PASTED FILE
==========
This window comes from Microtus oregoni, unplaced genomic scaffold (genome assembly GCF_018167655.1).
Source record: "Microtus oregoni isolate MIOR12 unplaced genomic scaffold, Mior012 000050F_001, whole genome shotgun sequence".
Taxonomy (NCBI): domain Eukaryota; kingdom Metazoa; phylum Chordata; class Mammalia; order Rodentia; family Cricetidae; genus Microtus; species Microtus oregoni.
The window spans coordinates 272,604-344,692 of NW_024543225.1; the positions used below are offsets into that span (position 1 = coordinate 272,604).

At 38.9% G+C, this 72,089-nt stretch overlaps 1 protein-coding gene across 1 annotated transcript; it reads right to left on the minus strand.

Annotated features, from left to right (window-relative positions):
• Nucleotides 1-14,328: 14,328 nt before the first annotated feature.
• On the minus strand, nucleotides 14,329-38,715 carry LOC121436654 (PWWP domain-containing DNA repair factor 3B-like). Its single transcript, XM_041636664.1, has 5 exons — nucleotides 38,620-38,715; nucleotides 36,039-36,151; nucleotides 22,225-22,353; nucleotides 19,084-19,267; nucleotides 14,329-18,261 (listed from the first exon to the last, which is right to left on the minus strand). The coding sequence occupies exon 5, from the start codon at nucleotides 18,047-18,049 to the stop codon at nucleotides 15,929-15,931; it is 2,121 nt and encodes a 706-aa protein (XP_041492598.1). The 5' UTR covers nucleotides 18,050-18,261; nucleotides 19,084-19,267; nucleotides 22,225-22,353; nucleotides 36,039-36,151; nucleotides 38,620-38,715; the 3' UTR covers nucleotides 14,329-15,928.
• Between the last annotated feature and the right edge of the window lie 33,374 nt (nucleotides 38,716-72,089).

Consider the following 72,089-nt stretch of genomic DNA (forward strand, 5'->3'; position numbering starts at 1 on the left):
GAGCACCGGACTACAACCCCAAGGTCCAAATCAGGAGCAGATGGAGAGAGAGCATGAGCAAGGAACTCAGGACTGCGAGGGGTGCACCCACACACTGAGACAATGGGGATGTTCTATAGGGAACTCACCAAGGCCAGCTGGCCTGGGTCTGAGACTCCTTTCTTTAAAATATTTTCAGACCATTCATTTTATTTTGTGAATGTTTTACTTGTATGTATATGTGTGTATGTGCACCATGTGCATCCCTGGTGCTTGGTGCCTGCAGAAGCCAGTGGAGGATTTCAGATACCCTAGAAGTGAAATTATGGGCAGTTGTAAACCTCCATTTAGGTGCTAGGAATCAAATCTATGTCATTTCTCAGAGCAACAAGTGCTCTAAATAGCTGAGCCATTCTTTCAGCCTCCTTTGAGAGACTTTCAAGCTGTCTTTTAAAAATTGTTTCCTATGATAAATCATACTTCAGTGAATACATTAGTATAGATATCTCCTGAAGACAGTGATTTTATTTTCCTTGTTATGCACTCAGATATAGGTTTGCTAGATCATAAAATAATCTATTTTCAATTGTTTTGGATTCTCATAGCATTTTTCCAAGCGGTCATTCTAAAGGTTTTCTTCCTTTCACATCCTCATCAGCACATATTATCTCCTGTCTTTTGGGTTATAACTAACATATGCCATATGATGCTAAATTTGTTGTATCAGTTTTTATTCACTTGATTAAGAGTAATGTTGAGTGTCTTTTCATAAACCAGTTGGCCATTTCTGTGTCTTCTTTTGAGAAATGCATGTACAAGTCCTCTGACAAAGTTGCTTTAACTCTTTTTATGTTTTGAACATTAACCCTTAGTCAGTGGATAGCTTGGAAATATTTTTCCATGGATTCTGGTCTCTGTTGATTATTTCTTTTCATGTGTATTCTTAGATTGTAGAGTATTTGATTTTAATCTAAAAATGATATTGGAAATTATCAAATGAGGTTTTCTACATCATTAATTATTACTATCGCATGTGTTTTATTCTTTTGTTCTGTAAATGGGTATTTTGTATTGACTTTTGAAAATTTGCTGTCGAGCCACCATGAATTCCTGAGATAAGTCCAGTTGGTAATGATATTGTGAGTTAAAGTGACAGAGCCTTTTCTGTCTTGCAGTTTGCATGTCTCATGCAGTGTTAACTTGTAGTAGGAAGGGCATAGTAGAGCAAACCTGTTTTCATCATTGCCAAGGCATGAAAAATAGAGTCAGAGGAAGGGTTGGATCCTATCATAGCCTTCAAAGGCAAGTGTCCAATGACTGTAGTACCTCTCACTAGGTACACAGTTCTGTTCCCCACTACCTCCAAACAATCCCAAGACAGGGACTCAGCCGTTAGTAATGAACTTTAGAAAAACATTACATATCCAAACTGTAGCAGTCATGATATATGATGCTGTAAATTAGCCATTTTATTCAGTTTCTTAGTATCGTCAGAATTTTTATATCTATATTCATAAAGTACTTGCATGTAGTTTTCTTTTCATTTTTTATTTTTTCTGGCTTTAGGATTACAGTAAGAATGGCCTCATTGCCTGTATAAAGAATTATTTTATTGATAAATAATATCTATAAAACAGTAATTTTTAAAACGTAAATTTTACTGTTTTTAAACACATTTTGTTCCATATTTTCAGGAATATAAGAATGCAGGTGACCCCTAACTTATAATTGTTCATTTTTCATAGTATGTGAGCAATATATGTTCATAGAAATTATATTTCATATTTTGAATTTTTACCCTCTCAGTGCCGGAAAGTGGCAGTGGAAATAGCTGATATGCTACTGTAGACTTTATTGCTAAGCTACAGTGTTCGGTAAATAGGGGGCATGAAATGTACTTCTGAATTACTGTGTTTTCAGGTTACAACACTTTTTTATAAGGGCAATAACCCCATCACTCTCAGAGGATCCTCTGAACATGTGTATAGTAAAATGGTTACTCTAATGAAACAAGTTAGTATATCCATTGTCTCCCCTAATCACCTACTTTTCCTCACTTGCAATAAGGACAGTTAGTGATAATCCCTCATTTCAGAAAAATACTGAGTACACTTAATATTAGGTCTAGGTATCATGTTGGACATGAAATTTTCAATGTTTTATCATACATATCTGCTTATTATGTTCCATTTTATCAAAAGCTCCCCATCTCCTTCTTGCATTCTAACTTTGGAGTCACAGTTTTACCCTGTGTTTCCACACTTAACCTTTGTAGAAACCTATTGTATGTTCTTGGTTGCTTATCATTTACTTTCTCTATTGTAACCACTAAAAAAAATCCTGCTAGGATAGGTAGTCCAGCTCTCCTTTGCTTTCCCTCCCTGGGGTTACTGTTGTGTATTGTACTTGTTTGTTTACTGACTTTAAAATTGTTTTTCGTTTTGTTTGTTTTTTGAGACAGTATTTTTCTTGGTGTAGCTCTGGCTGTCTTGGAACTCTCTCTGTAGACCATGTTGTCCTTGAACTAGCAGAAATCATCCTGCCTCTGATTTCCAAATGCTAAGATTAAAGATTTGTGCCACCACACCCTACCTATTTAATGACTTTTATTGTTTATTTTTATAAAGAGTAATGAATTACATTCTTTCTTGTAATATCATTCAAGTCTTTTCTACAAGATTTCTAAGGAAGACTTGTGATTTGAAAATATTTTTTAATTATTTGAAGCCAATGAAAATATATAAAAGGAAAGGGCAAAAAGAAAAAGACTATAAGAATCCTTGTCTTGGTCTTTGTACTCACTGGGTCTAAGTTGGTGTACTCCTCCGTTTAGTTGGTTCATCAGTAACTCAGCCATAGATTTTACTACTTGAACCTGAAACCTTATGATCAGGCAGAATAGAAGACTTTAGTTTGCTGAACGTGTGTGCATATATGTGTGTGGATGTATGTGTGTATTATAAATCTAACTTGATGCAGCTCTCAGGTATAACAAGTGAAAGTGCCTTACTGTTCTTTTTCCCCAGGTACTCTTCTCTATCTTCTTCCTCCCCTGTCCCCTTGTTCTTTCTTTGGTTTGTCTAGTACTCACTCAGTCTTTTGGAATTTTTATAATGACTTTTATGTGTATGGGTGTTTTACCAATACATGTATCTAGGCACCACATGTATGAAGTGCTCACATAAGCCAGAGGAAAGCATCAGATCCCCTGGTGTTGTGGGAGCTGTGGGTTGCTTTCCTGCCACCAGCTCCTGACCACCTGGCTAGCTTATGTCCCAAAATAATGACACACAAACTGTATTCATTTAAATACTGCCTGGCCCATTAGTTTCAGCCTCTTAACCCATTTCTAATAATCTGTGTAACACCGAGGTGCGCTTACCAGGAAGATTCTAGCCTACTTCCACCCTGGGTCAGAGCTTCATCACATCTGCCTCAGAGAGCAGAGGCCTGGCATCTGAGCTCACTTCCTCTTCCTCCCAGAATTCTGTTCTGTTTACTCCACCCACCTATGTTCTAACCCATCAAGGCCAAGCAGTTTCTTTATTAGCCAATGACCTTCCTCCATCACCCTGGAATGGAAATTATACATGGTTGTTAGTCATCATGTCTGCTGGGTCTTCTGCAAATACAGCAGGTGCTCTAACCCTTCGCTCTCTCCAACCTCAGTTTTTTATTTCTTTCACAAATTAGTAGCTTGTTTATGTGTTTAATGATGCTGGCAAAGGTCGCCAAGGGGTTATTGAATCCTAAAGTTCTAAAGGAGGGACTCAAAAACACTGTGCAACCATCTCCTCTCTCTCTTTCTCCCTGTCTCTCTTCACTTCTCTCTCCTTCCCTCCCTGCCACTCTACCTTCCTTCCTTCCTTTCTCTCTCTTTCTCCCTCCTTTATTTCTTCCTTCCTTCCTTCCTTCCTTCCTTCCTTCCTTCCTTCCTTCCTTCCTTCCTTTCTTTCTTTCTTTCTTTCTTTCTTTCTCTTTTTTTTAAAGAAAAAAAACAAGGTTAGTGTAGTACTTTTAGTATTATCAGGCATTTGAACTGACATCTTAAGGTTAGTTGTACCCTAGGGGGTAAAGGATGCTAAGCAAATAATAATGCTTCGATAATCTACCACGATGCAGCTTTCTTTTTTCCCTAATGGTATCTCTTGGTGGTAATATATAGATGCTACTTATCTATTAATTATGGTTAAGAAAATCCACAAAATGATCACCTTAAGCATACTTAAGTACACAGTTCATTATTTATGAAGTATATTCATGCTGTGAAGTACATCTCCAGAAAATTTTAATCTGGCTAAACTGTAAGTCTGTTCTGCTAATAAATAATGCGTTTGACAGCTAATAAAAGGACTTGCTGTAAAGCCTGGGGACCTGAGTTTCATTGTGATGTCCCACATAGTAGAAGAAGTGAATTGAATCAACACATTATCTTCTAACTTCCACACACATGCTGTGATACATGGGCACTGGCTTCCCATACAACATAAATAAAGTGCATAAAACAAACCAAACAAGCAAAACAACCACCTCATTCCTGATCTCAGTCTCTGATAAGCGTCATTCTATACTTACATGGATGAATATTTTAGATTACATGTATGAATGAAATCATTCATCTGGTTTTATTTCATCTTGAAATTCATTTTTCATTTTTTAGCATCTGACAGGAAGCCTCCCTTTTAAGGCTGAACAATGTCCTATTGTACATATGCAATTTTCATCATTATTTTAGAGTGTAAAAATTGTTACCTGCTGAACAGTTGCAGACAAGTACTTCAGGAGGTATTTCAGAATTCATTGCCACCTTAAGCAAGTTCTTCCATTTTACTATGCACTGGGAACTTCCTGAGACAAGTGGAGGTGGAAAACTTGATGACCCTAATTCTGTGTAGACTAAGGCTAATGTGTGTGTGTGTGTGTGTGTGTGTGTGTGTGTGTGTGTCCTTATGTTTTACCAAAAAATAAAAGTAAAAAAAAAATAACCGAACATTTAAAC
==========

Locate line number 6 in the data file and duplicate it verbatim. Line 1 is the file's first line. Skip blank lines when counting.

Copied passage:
Annotated features, from left to right (window-relative positions):